Museums are often located in buildings that were built for some other purpose and it is a challenge to adapt those spaces for exhibits and visitors. How does one effectively deal with visitor flow? How much of the original structure should be saved and what should be demolished? And, most important, how do we get visitors to recognize the fact a museum is inside the walls that once housed a manufacturing plant, a courthouse or an office building?

small Front Entrance

Entrance to MoMD prior to renovation work. Holly bushes obscure the building.

The Museum of the Mississippi Delta (MoMD) is undergoing its first major renovation since moving into the former headquarters of Billups Petroleum Company in 1974.  A grant from the Mississippi Arts Commission’s Building Fund for the Arts program provided the seed money the board used to raise the necessary funds for the $450,000 project.

MoMD is located in a classic mid-century designed building erected in 1957. The architects were careful not to disturb the clean lines of the building; they chose instead to enhance the fact that a museum is behind the brick façade. As of this writing, the project is halfway done and the results are impressive. Hidden behind large holly bushes for decades, the façade of the building once had an impressive row of windows on either side of the front doors. With the holly bushes removed, one can now see the distinct look of that mid-century era. It’s as if the building is being reborn.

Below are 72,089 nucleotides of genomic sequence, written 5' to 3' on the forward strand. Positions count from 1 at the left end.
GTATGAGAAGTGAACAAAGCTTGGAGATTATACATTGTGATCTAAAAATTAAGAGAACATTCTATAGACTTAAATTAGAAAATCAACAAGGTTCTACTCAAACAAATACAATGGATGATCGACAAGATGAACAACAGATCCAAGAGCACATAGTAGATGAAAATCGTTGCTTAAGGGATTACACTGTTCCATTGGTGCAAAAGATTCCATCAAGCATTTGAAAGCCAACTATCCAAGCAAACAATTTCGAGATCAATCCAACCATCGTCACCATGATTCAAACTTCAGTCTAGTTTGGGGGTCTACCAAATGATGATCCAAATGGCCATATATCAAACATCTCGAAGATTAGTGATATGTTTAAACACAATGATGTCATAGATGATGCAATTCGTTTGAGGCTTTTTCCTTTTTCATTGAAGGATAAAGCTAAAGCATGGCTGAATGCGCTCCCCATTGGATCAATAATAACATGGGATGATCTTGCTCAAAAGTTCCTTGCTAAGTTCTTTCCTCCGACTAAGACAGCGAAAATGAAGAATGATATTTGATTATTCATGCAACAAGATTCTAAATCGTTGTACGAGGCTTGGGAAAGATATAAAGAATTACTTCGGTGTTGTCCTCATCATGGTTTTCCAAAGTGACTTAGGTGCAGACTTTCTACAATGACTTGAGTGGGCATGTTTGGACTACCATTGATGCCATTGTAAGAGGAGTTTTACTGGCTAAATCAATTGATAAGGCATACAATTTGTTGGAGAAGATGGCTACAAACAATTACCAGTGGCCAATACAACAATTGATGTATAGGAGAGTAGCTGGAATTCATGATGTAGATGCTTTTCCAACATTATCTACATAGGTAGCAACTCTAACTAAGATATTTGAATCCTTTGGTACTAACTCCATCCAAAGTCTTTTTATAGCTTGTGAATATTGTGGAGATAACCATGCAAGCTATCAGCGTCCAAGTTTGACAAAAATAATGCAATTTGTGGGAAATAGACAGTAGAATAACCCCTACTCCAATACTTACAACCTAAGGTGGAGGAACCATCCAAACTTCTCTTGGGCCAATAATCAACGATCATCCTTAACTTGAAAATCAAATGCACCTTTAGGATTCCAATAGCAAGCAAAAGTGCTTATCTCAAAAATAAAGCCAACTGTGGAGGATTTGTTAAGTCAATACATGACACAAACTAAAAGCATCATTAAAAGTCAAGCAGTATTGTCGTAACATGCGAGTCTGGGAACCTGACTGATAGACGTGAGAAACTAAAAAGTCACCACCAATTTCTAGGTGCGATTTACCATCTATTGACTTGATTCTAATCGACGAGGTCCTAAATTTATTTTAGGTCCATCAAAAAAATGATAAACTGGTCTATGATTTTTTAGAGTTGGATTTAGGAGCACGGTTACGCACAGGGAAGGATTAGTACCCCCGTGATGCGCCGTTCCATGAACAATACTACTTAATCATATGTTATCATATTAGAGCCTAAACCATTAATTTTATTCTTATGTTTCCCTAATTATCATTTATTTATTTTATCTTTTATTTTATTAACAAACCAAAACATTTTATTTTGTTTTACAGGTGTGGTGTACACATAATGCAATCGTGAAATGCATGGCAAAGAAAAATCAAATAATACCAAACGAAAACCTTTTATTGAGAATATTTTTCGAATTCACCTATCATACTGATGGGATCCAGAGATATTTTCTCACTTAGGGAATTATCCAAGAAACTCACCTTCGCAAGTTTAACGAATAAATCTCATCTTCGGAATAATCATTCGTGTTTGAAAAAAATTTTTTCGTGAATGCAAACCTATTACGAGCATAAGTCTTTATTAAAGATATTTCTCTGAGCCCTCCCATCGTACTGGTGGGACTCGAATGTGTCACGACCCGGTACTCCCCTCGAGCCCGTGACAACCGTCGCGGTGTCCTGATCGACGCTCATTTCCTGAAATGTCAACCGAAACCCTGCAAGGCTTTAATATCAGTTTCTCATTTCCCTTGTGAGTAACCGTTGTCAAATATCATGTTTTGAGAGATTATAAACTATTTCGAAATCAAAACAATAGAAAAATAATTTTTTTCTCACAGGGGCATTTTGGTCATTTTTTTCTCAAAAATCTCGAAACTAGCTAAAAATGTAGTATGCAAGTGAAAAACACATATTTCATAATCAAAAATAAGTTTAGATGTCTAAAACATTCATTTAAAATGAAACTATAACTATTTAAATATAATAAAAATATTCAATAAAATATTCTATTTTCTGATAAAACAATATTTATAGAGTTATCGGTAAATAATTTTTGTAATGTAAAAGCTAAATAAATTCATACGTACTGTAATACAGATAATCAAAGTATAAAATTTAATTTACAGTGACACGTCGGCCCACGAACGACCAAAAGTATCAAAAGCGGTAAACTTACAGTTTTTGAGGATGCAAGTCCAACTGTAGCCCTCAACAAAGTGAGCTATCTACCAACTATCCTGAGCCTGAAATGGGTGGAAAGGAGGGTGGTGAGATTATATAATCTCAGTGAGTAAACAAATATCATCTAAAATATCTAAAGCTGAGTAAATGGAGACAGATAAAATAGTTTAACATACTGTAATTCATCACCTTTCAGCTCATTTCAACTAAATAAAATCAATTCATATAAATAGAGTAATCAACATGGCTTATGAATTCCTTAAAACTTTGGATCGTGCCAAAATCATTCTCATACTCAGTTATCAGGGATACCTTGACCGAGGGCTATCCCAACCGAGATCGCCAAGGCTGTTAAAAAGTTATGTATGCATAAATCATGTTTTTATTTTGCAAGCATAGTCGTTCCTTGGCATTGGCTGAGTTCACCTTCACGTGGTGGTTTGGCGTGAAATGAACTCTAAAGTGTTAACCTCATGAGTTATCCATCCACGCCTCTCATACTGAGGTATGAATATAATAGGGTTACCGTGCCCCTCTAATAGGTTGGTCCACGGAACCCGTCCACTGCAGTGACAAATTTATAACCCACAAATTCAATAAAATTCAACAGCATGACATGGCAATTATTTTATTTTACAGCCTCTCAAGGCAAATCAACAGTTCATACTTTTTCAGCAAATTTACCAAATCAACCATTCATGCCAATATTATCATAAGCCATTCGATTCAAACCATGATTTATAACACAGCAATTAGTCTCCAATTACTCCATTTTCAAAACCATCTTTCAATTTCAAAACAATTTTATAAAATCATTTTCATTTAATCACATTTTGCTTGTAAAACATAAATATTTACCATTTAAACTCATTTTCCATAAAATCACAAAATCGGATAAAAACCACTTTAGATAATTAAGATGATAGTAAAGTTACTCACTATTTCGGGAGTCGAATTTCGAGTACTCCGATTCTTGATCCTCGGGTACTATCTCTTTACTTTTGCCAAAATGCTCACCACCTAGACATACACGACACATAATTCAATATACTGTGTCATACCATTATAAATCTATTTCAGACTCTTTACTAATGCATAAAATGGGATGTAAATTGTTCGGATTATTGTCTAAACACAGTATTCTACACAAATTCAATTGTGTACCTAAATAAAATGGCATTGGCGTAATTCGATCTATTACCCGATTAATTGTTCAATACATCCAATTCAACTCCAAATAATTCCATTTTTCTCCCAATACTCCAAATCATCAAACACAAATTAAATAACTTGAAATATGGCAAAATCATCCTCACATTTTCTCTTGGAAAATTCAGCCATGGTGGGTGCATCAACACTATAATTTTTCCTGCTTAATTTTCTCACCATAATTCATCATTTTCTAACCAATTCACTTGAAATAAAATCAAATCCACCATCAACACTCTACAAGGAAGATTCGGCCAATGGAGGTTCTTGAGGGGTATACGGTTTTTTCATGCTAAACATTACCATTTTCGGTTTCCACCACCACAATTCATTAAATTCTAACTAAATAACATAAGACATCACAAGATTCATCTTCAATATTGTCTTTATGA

At some point in the life of the building, the windows were bricked up and now no longer have their original function. The architects suggested having an artist create a continuous mural to be placed inside the former windows to bring life to the building’s lackluster appeal. Sketches are currently being reviewed and colors decided upon in an effort to bring attention to the museum located just off the frontage road of a state highway. We’re still considering ideas

MoMD part way through renovations with facade of building visible

MoMD part way through renovations with facade of building visible

for signage with a bold, almost “in-your-face” design that will make it impossible not to wonder what’s behind those doors.

Stay tuned for the next installment.